Many patients who suffer from a broad range of illnesses and medical conditions may explore multiple avenues for treatment without success. As researchers and developers look for better solutions, clinical trials are one way that scientists determine whether or not a future treatment is viable and the potential risks for use with humans. As the recent Juno Therapeutics clinical trial shows, however, these clinical trials may pose serious risks for patients.
Behind the Juno Clinical Trial for Cancer Treatment
Juno is a $4.3 billion company developing a treatment for adult leukemia patients referred to as chimeric antigen receptor T-cell, also known as CART. A patient’s own white blood cells are genetically engineered to attack the B cells that typically become malignant in many blood cancer situations.
Use of fludarabine, also called ROCKET by the company, was incorporated into the cancer treatment regime for nearly two dozen adult patients in the clinical trial. The combination of JCA015 cells and fludarabine, however, may be fatal for patients. Since the start of the clinical trial, five patients have developed brain swelling symptoms along a similar timeline.
The FDAs Role in Junos’ Clinical Trial
In any case involving an experimental treatment, the sponsor or manufacturer must prepared an investigational new drug authorization called an IND. The FDA then reviews the IND and also has the right to halt the trial during that period or at any time during the deployment of the trial in which question are raised. This leads to a clinical hold, a response that is very rare on the part of the FDA. Whereas thousands of drugs were being tested at any given time between 2008 and 2014 under the IND process, fewer than 30 clinical holds were administered by the FDA.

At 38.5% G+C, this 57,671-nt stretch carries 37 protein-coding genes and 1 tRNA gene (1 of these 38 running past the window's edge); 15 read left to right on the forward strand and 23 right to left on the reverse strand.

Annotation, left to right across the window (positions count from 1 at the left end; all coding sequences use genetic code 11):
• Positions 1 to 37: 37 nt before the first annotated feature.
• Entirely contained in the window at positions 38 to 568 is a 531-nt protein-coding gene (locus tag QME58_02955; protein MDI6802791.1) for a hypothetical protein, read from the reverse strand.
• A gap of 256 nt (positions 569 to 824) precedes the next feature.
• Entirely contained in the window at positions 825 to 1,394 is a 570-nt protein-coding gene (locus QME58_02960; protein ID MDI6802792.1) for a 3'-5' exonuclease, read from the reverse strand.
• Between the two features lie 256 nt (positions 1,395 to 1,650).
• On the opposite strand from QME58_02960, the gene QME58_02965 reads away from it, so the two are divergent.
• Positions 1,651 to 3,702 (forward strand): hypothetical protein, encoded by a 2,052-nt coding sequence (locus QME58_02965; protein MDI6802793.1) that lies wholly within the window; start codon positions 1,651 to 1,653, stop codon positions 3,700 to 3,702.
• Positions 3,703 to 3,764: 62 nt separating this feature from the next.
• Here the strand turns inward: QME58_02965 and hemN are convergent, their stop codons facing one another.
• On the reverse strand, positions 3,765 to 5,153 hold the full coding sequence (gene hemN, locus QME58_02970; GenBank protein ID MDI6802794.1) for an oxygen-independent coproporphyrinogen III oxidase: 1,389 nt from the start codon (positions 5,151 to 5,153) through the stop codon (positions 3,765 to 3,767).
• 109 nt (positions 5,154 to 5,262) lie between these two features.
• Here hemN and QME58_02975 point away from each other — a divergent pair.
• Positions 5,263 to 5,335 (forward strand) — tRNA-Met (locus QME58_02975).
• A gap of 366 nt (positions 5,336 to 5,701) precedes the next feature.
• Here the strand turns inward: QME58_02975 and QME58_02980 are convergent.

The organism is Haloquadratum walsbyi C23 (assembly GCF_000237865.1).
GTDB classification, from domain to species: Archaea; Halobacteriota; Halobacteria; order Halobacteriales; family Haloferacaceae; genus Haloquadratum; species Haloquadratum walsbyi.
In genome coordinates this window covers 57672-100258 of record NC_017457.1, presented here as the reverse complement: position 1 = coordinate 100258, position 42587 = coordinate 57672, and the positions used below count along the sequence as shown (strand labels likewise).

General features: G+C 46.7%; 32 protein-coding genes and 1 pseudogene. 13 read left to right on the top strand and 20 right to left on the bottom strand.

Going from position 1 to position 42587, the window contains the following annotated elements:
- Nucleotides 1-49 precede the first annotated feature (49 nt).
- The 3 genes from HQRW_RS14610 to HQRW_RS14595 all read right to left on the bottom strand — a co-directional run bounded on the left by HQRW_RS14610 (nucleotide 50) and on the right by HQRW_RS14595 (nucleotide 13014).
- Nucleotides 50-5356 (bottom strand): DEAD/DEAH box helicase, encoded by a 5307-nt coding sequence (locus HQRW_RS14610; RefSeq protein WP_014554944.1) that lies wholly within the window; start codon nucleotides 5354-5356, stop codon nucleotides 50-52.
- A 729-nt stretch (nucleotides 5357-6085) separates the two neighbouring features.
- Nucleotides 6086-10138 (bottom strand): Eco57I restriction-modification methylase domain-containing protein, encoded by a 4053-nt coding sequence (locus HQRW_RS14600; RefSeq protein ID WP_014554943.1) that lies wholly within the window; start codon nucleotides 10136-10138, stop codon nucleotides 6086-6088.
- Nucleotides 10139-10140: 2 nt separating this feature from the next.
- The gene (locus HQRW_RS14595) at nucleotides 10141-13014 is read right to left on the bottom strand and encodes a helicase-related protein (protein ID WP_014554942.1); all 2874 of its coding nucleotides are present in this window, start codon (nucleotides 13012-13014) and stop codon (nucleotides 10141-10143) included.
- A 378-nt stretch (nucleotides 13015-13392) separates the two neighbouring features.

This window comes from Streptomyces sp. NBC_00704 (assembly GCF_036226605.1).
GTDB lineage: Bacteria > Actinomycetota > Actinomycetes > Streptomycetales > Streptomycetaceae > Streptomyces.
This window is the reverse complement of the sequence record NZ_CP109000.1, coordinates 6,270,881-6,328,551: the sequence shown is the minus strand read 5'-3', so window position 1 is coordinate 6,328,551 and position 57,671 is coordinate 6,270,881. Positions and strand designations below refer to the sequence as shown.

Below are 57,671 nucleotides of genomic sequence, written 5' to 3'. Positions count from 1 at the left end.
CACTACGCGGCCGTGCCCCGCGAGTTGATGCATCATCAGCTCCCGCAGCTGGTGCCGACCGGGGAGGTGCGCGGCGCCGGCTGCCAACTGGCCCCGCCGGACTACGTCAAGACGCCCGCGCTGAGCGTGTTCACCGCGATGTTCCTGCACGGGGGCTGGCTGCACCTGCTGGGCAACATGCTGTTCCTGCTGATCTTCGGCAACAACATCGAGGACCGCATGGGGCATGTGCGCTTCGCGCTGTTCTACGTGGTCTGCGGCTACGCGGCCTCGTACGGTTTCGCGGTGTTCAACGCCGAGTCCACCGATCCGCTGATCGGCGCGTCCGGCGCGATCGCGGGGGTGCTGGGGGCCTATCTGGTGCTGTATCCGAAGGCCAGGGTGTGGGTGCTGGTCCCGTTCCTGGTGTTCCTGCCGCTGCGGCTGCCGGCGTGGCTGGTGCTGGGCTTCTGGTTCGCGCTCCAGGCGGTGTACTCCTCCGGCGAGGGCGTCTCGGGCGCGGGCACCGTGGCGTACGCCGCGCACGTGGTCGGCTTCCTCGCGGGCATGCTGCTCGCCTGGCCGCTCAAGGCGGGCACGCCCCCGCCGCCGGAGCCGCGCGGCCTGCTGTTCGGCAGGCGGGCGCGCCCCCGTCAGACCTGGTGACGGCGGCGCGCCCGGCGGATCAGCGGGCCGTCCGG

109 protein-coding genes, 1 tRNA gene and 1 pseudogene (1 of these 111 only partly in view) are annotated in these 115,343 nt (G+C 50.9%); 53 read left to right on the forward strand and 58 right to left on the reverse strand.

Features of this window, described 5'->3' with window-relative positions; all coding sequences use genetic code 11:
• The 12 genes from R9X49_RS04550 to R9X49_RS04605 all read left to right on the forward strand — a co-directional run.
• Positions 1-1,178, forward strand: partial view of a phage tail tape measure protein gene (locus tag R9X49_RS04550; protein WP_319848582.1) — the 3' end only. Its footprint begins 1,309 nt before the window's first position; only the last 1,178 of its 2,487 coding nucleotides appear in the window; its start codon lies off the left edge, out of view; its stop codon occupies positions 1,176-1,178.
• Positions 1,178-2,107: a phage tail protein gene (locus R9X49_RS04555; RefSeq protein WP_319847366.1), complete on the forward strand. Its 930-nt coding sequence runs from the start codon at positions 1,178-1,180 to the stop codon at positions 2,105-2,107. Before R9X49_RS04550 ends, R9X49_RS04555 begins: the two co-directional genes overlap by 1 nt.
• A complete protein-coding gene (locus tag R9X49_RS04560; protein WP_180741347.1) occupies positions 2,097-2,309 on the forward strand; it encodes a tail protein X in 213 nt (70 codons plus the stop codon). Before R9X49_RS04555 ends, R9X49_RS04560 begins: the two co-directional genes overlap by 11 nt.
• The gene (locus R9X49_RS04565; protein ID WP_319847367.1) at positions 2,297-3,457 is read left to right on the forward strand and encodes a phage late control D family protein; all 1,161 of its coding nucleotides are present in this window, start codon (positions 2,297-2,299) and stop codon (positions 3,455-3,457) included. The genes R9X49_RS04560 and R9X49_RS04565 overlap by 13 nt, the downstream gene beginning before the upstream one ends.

When three cancer patients initially died in the clinical trial earlier in 2016, the FDA placed a hold on the trial’s activity. The hold, however, was lifted after just a few days. Some experts in the field of healthcare analysis believe that the FDA’s removal of that hold so quickly did not give the trial managers enough time to investigate the issues involved. A few months later, two more patients in the trial were dead after dealing with nearly identical issues as the others.
The process by which the FDA stops and restarts trials happens behind closed doors, making it challenging to determine whether or not their actions in this capacity were out of line. The FDA may have its own systematic process for reviewing holds and determining when to lift them, but many companies consider this to involve revealing potential trade secrets about their developments, making the law very complex.
What does raise questions about the FDA’s role in this case, however, is the fact that a recent study of clinical trial holds by the FDA revealed that 29 separate situations involving a hold between 2008 and 2014 had a median length of eight months. The FDA did propose new databases to keep track of experimental CAR-T treatments last March in order to capitalize on the growing data in this field.
Was your loved one injured in the cancer treatment clinical trial managed by Juno Therapeutics? If so, there’s a good chance you have legal questions about your ability to move forward with a suit. Contact an experienced lawyer today to learn more.
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